Financing public service broadcasting in the digital era
The constantly growing importance of the Internet has induced so-called ‘traditional’ media to diversify the forms of their production in order to develop rich and attractive websites. Audiovisual broadcasters had to resort to text to complete their offer on the web while the written press editors included videos and sounds on their websites. As a logical consequence, all editors borrowed from each other’s methods. But current times of financial uncertainty render competition for advertising income fiercer. In Belgium, as well as in other countries of the European Union, the newspapers publishing industry has vividly protested against the development of the public broadcasters’ activities on the Internet, claiming that a state-supported competitor was plundering their resources. In the French Community of Belgium, the press took their case to court, seeking an injunction that the public service broadcasters (PSB) cease all “written press activity” over the Internet, including electronic newsletters and presence on the social networks.
Similar sounds of dissatisfaction were heard from newspaper publishers in the Flemish Community. The Minister responsible for media policy in the Flemish government recently exposed her ideas on the future of the Flemish PSB and insisted, between others, on the need to clearly demarcate what tasks should be performed by PSB and what tasks should remain with private broadcasters. According to the Minister, prohibiting a PSB to develop into new media outlets would constitute, in the present societal environment, a condemnation to evolve towards mere ‘hospice care’.
In that briefly sketched context, the European Parliament has adopted a resolution on “public service broadcasting in the digital era: the future of the dual system” in November 2010. The resolution is based on a report prepared by MEP Ivo Bellet (BE). It opens with a reaffirmation of the necessity to preserve the “dual system” of the European broadcasting landscape and of the conviction that a “genuinely balanced” coexistence of public service and private media operators plays a fundamental role in a democratic society. The resolution insists on the specific contribution of public service broadcasting, whose mission is to cultivate – regardless of commercial considerations or political influence – a high quality public sphere that is freely and universally accessible on all platforms. The resolution also notes that transparency of ownership of private broadcasters should be guaranteed and encourages the implementation of the Media Pluralism Monitor. Relying on the Commission’s broadcasting communication of July 2009 and on recommendations of the Council of Europe, the European Parliament plainly confirms the legitimacy of the online presence of PSB for the provision of their traditional services as well as new services on the Internet.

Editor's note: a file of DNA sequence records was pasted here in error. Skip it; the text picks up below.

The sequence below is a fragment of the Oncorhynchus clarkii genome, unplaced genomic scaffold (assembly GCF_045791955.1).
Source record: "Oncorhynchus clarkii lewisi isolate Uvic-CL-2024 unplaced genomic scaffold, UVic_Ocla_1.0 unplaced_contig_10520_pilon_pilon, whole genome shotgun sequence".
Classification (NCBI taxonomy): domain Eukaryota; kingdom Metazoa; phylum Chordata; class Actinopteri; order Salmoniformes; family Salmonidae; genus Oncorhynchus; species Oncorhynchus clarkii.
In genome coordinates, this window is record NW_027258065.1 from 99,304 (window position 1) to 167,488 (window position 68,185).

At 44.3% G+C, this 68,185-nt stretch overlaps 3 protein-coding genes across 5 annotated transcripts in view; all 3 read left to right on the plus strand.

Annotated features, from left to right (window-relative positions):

How should Member States define the remit, organisation and funding of the PSB in order to ensure a fair competition on the digital media market? The European Parliament acknowledges that finding the appropriate balance remains an open question but advances some suggestions to mark out a path towards a win-win situation for all. In a few words: now is a time for discussion and innovation. Experience and good practices need to be shared, for instance through the cooperation of national media regulators within the European Platform of Regulatory Authorities. Public and private broadcasters are invited to cooperate with publishers in order to launch innovative projects in relation to content-sharing and cross-referencing. The most decisive negotiations, however, will involve more than the traditional media sector: as the resolution urges in conclusion, Europe needs to devise “ways in which search engines and internet service providers could contribute to the financing of content creation”.
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